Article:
Pastor Column: Fourth Sunday in Ordinary Time, February 3, 2019

Pastor Column: Fourth Sunday in Ordinary Time, February 3, 2019

Msgr. Joseph Tracy, St. Stanislaus Parish

Dear friends / Estimados amigos,

Do you remember that after-Christmas reading of the Presentation of the Lord in the Temple? Luke tells us that it was there that Mary, the mother of Jesus, heard the foreshadowing of the holy man, Simeon, that during her Son’s life He would be a “sign of contradiction.”  How quickly we see this in this weekend’s Gospel at the very start of Jesus’ public ministry.

Jesus is in His home town of Nazareth. He’s been honored to proclaim the reading from the scrolls handed him by the rabbi (last weekend’s gospel reading). All His friends and family are initially taken by His eloquence, but then they turn quickly on Him in anger. Jesus could work no miracles there for them, and then He quotes the section of the proverb that a prophet is never accepted in his native place. The crowd grows more incensed, to the point of wanting to throw Jesus down over the brow of the hill on which Nazareth was built. In an astonishing turnabout, their reaction goes from pride and astonishment to wanting to kill Him.

Clearly Jesus’ Good News is not good news for everyone. Opposition would steadily mount as He and His apostles journeyed toward Jerusalem. People in the religious establishment and others would begin to question His intentions, undermine His reputation, and plot to trip Him up so as to discredit Him among the populace. Today’s readings remind us of the difficult road a prophet like Jesus or Jeremiah must travel to deliver God’s word of conversion. But God assures them of His protection and deliverance from harm. Paul’s famous reading about love is a reminder to us that Jesus came to conquer sin not by overwhelming might, but by God’s mercy for sinners. The greatest opposition to Jesus’ message was not from political enemies but from representatives of religion, who objected to His challenge of their claim to be the only ones who could access God.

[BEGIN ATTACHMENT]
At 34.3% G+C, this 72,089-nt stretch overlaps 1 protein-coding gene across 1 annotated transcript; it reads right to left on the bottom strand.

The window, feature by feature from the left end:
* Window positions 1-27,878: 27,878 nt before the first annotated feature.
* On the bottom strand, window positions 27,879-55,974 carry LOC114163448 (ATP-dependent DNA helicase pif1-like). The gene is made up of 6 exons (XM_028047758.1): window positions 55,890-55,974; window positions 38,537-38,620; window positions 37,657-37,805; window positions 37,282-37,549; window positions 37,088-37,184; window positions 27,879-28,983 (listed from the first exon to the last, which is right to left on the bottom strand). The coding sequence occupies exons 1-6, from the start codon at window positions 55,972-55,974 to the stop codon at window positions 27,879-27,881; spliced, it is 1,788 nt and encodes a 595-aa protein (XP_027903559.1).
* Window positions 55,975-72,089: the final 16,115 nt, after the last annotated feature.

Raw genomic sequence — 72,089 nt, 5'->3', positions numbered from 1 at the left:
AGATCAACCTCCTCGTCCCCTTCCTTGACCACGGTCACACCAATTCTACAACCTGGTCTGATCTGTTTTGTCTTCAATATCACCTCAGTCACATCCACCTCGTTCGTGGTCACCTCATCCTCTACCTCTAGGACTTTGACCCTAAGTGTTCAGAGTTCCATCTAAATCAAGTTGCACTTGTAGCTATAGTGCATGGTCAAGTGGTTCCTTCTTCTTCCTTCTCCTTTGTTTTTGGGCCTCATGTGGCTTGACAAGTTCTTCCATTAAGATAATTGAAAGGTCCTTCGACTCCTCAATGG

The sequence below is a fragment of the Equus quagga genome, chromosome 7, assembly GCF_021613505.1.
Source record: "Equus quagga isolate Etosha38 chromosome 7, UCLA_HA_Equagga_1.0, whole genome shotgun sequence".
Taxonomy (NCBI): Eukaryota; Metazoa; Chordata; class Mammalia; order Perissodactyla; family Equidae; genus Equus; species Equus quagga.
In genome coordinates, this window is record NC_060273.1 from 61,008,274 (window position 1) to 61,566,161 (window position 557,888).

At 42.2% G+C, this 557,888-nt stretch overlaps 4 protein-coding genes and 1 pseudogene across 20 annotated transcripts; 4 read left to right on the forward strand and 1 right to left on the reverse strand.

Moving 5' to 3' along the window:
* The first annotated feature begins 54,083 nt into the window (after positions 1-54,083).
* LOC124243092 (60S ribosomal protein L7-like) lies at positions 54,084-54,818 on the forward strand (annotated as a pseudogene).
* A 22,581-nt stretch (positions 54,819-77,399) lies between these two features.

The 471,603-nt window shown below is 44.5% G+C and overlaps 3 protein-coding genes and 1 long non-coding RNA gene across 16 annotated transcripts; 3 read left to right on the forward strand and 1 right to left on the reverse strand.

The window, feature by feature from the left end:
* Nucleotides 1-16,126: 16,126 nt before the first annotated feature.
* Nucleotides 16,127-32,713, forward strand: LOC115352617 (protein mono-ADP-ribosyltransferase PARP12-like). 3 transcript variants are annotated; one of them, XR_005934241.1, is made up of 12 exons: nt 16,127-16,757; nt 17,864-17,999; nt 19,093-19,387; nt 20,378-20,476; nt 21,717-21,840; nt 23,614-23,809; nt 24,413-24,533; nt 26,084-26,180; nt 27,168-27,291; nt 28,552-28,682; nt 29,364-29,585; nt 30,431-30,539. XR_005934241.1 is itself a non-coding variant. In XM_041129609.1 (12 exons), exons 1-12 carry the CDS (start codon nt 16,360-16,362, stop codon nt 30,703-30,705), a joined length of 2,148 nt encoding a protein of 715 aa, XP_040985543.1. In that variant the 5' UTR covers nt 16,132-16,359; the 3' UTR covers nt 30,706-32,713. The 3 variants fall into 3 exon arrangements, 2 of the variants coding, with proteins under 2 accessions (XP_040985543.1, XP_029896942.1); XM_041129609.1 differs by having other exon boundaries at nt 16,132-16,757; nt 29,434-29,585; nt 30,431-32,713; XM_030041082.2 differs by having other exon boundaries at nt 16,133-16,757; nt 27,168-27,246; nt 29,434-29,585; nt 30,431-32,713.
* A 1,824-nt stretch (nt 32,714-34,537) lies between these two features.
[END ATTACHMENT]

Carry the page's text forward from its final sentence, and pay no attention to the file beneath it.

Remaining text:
Similar to Jesus, the “sign of contradiction” marks the life of a Christian disciple as well. We bear that sign of the cross on our journey through life. We try to be united with the mystery of Jesus’ suffering, death and resurrection. We all bear our share of the sufferings of the Body of Christ endured in every generation in order to redeem the world. By virtue of our baptism, confirmation, and receiving the Eucharist, every time we make the sign of the cross, we proclaim the love of the Father, Son, and Holy Spirit. The Trinity dwells within us and is the source of our discipleship with Jesus.

Gospel joy is inseparable from our share in the sufferings of Christ. Whether we encounter them physically, mentally, or in the sacrifices and labors of our service, we are blessed to be united with Christ. The Communion that we all share ties us to one another in the Lord. So we die with Christ in order to share in His resurrection. How blessed are we to be signs of contradiction!